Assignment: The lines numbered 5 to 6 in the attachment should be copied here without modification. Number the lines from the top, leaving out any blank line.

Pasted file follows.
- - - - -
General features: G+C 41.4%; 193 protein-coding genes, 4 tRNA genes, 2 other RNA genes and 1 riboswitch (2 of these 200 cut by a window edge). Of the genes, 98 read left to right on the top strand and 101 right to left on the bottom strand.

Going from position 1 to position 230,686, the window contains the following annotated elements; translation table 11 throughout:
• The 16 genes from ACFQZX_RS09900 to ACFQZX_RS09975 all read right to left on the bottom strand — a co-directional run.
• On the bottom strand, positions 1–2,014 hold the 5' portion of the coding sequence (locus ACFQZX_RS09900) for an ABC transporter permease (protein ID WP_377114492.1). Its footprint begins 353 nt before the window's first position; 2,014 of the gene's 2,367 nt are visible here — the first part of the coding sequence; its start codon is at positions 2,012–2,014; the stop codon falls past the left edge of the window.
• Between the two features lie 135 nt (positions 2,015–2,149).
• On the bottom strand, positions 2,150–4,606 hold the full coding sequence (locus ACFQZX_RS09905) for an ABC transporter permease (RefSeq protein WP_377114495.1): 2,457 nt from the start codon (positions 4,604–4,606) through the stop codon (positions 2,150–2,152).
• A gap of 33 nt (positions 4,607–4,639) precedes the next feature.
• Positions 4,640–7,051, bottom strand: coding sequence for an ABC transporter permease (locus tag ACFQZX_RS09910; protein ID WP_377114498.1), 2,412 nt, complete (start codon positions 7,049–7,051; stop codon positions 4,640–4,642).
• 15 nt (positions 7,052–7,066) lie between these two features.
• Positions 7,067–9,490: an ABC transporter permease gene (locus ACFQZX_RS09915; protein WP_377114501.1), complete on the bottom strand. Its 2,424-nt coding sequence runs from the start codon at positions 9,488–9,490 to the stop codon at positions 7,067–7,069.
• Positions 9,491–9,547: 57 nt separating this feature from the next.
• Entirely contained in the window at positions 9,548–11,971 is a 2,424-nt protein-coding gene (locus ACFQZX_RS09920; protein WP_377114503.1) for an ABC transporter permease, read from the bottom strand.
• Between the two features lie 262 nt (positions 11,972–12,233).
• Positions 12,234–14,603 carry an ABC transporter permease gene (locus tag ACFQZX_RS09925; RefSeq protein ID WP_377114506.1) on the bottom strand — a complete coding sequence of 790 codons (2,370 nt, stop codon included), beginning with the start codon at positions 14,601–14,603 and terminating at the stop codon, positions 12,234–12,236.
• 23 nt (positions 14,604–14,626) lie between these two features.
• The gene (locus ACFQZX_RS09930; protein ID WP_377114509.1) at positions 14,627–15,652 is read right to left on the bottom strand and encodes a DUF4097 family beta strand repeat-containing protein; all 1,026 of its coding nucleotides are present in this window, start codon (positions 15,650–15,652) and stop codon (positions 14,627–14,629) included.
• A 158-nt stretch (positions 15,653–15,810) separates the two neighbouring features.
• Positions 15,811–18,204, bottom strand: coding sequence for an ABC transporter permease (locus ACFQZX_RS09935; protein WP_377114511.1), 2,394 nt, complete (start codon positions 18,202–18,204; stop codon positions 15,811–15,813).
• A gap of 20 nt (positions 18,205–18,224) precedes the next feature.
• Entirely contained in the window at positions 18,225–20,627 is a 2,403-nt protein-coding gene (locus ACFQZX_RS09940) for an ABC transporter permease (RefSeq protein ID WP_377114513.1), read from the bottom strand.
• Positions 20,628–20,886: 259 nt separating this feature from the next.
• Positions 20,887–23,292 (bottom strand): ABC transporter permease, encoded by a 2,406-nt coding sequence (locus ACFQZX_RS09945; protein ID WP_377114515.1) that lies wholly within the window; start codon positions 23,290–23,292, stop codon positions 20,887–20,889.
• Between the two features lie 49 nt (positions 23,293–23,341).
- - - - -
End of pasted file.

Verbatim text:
• Between the two features lie 135 nt (positions 2,015–2,149).
• On the bottom strand, positions 2,150–4,606 hold the full coding sequence (locus ACFQZX_RS09905) for an ABC transporter permease (RefSeq protein WP_377114495.1): 2,457 nt from the start codon (positions 4,604–4,606) through the stop codon (positions 2,150–2,152).